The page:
The Victorian election for both the Legislative Assembly and the Legislative Council has been held, and enough of the vote has been counted to declare Daniel Andrews and his colleagues in the Australian Labor Party the winners.
The Andrews government has been returned with what appears to be a significantly enhanced lower house majority. The situation is not so clear in the complicated upper house election, but projections have Labor on 19 out of 40 seats.
This emphatic outcome has taken commentators by surprise, notwithstanding the fact that opinion polls were finding strong two-party support for Labor. We commentators could not believe that a government that had been afflicted by internal factional fights (some of which involved a powerful affiliated union), that had had members resign or ostracised for misusing their parliamentary entitlements, and was under police investigation over funding arrangements for the previous election could hope to win seats from the Liberal opposition.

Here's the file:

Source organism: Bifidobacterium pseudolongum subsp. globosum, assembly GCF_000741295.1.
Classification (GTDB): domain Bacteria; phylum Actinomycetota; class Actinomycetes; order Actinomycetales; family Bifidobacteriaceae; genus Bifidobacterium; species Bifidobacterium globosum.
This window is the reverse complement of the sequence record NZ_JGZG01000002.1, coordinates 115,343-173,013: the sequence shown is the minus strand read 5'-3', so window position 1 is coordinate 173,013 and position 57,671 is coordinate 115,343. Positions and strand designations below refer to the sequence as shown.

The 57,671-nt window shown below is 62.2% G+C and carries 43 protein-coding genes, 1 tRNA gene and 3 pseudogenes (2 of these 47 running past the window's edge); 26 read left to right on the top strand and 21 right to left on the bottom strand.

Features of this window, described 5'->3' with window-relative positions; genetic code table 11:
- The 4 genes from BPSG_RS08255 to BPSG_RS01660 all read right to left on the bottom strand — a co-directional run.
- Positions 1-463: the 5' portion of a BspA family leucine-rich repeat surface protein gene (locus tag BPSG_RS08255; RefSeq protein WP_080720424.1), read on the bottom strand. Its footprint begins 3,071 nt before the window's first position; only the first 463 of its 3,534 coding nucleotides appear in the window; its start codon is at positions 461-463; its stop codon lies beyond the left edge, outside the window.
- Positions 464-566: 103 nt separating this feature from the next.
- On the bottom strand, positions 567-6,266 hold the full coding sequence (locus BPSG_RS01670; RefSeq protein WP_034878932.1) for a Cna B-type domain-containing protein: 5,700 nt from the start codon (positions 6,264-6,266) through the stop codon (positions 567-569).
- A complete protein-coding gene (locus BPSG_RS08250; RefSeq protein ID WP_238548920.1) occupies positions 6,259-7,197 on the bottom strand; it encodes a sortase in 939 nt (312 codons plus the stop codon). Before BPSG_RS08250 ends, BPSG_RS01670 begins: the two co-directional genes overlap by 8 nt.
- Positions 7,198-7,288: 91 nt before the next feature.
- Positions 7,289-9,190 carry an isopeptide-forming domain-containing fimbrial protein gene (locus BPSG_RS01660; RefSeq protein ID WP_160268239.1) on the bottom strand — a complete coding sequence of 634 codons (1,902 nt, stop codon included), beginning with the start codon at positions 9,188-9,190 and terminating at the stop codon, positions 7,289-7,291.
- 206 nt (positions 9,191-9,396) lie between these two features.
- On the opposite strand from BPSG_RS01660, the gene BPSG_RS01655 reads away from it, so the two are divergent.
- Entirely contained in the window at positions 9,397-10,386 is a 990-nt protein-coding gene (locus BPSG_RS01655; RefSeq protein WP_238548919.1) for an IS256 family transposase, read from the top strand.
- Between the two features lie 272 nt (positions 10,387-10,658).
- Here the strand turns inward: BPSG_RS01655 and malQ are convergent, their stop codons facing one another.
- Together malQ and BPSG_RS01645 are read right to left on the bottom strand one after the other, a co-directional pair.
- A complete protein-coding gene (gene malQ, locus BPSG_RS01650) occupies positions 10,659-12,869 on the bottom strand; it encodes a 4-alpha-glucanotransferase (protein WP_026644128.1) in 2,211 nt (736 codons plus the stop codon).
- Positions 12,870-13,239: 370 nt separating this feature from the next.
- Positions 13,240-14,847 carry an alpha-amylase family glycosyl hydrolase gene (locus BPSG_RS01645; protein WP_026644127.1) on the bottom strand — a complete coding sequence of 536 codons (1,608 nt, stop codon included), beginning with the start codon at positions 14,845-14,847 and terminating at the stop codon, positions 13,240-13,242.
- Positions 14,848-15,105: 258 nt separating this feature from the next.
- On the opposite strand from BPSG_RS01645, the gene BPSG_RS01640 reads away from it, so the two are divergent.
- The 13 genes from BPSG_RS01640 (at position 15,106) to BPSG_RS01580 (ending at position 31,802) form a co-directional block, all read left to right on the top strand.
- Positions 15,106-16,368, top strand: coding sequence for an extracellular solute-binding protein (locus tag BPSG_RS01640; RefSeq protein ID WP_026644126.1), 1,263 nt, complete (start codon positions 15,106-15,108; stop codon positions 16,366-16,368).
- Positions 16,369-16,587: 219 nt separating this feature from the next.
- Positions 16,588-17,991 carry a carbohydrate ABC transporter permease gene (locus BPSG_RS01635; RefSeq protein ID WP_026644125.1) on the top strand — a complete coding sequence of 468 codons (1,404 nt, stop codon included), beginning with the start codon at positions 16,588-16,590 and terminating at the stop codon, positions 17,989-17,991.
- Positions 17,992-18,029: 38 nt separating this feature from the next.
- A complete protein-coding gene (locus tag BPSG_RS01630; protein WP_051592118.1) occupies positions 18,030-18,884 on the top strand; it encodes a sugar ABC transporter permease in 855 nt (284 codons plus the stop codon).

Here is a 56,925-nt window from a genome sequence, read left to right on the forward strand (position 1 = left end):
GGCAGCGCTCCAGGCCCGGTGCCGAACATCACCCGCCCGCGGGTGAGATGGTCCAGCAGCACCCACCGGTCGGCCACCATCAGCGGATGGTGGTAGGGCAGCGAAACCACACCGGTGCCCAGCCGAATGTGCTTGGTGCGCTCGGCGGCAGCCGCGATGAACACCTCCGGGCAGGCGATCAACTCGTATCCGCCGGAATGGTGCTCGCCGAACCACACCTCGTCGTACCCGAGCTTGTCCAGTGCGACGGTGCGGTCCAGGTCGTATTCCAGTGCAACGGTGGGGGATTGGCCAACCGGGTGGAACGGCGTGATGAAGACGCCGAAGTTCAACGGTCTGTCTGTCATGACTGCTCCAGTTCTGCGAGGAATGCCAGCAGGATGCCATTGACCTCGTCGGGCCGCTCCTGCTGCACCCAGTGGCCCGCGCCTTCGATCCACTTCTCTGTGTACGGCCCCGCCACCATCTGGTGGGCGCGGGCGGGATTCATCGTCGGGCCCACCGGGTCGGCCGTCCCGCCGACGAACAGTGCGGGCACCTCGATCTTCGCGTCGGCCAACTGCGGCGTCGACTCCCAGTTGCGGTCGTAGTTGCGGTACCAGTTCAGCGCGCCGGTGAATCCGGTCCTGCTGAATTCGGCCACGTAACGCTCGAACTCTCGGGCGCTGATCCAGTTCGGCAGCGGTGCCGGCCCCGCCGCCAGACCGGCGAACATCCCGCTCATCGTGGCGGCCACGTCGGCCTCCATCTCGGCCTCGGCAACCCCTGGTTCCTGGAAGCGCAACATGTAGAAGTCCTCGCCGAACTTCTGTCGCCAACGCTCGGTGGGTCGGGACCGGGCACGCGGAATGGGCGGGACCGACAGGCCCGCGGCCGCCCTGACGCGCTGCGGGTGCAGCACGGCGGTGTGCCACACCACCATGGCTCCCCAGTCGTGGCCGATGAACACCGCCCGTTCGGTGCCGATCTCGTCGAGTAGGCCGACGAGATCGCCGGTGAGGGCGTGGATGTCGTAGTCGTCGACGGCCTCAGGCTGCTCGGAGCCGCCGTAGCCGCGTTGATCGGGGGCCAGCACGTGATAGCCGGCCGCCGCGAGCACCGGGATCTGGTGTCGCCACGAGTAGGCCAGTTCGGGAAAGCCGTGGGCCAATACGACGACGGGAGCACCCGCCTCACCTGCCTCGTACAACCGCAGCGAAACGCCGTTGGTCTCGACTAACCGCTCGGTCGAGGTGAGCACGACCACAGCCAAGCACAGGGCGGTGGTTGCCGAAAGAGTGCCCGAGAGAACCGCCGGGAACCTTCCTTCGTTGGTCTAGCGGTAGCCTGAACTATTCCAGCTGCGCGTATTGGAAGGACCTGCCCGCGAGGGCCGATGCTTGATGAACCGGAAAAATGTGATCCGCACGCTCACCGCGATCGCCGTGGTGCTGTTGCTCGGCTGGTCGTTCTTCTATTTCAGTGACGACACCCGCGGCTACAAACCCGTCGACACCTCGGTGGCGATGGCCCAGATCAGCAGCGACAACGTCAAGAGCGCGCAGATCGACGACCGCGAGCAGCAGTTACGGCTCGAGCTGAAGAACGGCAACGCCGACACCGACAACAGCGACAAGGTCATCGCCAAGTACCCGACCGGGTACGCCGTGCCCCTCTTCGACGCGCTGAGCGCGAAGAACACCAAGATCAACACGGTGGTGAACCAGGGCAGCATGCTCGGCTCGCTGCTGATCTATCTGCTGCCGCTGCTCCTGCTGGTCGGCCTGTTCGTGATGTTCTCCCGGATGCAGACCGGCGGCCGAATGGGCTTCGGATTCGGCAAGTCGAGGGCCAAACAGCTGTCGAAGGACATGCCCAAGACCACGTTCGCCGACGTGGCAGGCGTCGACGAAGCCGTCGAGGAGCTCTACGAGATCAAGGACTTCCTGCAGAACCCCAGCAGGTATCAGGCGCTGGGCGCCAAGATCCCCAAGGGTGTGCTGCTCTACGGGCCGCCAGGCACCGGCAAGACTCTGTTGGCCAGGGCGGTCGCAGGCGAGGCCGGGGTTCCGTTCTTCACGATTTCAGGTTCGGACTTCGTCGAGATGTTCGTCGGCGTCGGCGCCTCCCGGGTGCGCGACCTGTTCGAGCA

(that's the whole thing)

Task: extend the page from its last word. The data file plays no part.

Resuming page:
Pre-election speculation involved wondering if Labor could defend its marginal seats and, if not, whether the Greens would act as power-brokers in a “hung” parliament.
Polls proved true
As it turned out, the opinion polls were correct. Not only did Labor defend its margin, it’s won a clutch of seats from the Liberals, some of which had previously been thought of as safe Liberal districts. The Greens also lost a bit of ground, losing the seat of Northcote that the party won in a by-election in 2017. The prediction of a Greens surge in inner districts such as Brunswick and Richmond failed to materialise, and the party might even be reduced to a single seat in the Legislative Council.
Meanwhile, in rural Victoria, the National Party failed to regain Shepparton from sitting independent Susanah Sheed, and may be about to surrender Mildura to another independent.